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Cardiomegaly and Paradoxical Pulse

William R. Jacobs, MD; James V. Talano, MD
Arch Intern Med. 1978;138(7):1125-1126. doi:10.1001/archinte.1978.03630320063020.
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A middle-aged man with a history of surgery for bronchogenic carcinoma was initially seen at the emergency room with weakness. Physical examination disclosed a paradoxical pulse of 15 mm Hg and on a chest roentgenogram, the cardiac silhouette was greatly enlarged. The ECG was abnormal; the echocardiogram is shown (Fig 1). What is your diagnosis?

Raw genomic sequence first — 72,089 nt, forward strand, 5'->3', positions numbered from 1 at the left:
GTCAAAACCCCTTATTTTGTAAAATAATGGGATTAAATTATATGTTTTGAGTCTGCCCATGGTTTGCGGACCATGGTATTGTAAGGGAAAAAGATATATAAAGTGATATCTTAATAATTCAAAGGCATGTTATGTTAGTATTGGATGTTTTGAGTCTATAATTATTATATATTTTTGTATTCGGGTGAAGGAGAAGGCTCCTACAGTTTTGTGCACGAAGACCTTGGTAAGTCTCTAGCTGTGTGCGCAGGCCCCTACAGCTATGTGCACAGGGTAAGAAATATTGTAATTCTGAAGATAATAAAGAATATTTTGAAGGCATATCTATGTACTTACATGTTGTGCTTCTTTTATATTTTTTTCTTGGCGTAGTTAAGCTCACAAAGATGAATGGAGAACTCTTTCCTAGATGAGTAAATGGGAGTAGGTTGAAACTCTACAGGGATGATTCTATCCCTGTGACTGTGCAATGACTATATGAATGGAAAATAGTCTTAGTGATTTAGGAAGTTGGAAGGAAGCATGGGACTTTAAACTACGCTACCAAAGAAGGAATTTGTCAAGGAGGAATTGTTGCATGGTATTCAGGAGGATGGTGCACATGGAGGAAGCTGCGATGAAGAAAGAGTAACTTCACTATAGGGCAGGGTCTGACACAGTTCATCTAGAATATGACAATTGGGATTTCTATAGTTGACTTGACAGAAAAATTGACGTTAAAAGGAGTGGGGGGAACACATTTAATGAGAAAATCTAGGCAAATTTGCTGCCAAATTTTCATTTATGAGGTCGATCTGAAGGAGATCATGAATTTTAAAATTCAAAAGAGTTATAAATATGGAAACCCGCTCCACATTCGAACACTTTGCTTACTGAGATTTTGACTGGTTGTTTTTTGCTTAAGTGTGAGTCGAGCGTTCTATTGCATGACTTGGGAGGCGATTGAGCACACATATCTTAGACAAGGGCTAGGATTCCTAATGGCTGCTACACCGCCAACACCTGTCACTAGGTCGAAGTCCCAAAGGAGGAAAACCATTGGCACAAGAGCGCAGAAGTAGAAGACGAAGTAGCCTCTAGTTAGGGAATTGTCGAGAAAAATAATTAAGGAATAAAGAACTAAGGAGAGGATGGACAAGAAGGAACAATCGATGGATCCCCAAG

Diagnosis.—Massive Pericardial Effusion  The echocardiogram shows a large pericardial effusion in front of and behind the heart. Swinging of the heart with every other cardiac cycle results in the electrical alternans seen in the accompanying ECG. Cardiac oscillation within a large pericardial effusion most commonly occurs with every cardiac cycle rather than with alternate cycles, as in this case. This swinging distorts valvular motion and can mimic, for example, mitral prolapse. In pericardial tamponade, notching of right ventricular epicardial motion shortly after the QRS (seen in Fig 1) has been noted along with decreased


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